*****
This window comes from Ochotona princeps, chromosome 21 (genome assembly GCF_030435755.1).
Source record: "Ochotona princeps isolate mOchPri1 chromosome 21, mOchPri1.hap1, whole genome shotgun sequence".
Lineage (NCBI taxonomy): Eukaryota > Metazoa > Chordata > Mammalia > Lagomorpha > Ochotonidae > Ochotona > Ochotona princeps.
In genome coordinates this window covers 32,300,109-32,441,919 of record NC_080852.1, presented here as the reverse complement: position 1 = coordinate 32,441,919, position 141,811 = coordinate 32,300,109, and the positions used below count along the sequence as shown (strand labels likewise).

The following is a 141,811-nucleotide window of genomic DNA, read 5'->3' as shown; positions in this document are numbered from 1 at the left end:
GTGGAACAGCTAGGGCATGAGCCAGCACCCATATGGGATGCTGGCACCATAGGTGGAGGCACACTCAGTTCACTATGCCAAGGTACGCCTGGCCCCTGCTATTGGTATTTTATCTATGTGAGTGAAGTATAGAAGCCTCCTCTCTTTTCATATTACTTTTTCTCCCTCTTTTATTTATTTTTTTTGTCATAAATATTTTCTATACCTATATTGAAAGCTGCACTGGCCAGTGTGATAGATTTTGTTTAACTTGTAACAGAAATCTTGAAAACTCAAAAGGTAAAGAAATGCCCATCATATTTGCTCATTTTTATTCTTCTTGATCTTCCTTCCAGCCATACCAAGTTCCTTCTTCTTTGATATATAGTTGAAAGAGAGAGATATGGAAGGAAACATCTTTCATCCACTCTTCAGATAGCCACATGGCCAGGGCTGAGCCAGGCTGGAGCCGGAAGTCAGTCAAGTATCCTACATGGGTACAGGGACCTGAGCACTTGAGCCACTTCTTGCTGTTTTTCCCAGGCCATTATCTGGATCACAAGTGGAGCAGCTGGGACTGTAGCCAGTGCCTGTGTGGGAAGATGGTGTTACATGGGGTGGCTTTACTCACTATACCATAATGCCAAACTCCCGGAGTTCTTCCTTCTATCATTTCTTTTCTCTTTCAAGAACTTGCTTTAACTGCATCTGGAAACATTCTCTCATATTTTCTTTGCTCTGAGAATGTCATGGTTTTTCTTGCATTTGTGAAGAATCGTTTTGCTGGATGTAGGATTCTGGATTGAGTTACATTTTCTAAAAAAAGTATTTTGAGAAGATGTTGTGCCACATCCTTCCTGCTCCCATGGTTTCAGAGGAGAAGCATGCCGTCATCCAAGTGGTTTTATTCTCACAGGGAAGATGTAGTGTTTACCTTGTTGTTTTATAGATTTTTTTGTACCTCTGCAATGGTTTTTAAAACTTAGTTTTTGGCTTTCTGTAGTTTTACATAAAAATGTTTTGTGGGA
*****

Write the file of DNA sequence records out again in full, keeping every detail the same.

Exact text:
This window comes from Ochotona princeps, chromosome 21 (genome assembly GCF_030435755.1).
Source record: "Ochotona princeps isolate mOchPri1 chromosome 21, mOchPri1.hap1, whole genome shotgun sequence".
Lineage (NCBI taxonomy): Eukaryota > Metazoa > Chordata > Mammalia > Lagomorpha > Ochotonidae > Ochotona > Ochotona princeps.
In genome coordinates this window covers 32,300,109-32,441,919 of record NC_080852.1, presented here as the reverse complement: position 1 = coordinate 32,441,919, position 141,811 = coordinate 32,300,109, and the positions used below count along the sequence as shown (strand labels likewise).

The following is a 141,811-nucleotide window of genomic DNA, read 5'->3' as shown; positions in this document are numbered from 1 at the left end:
GTGGAACAGCTAGGGCATGAGCCAGCACCCATATGGGATGCTGGCACCATAGGTGGAGGCACACTCAGTTCACTATGCCAAGGTACGCCTGGCCCCTGCTATTGGTATTTTATCTATGTGAGTGAAGTATAGAAGCCTCCTCTCTTTTCATATTACTTTTTCTCCCTCTTTTATTTATTTTTTTTGTCATAAATATTTTCTATACCTATATTGAAAGCTGCACTGGCCAGTGTGATAGATTTTGTTTAACTTGTAACAGAAATCTTGAAAACTCAAAAGGTAAAGAAATGCCCATCATATTTGCTCATTTTTATTCTTCTTGATCTTCCTTCCAGCCATACCAAGTTCCTTCTTCTTTGATATATAGTTGAAAGAGAGAGATATGGAAGGAAACATCTTTCATCCACTCTTCAGATAGCCACATGGCCAGGGCTGAGCCAGGCTGGAGCCGGAAGTCAGTCAAGTATCCTACATGGGTACAGGGACCTGAGCACTTGAGCCACTTCTTGCTGTTTTTCCCAGGCCATTATCTGGATCACAAGTGGAGCAGCTGGGACTGTAGCCAGTGCCTGTGTGGGAAGATGGTGTTACATGGGGTGGCTTTACTCACTATACCATAATGCCAAACTCCCGGAGTTCTTCCTTCTATCATTTCTTTTCTCTTTCAAGAACTTGCTTTAACTGCATCTGGAAACATTCTCTCATATTTTCTTTGCTCTGAGAATGTCATGGTTTTTCTTGCATTTGTGAAGAATCGTTTTGCTGGATGTAGGATTCTGGATTGAGTTACATTTTCTAAAAAAAGTATTTTGAGAAGATGTTGTGCCACATCCTTCCTGCTCCCATGGTTTCAGAGGAGAAGCATGCCGTCATCCAAGTGGTTTTATTCTCACAGGGAAGATGTAGTGTTTACCTTGTTGTTTTATAGATTTTTTTGTACCTCTGCAATGGTTTTTAAAACTTAGTTTTTGGCTTTCTGTAGTTTTACATAAAAATGTTTTGTGGGA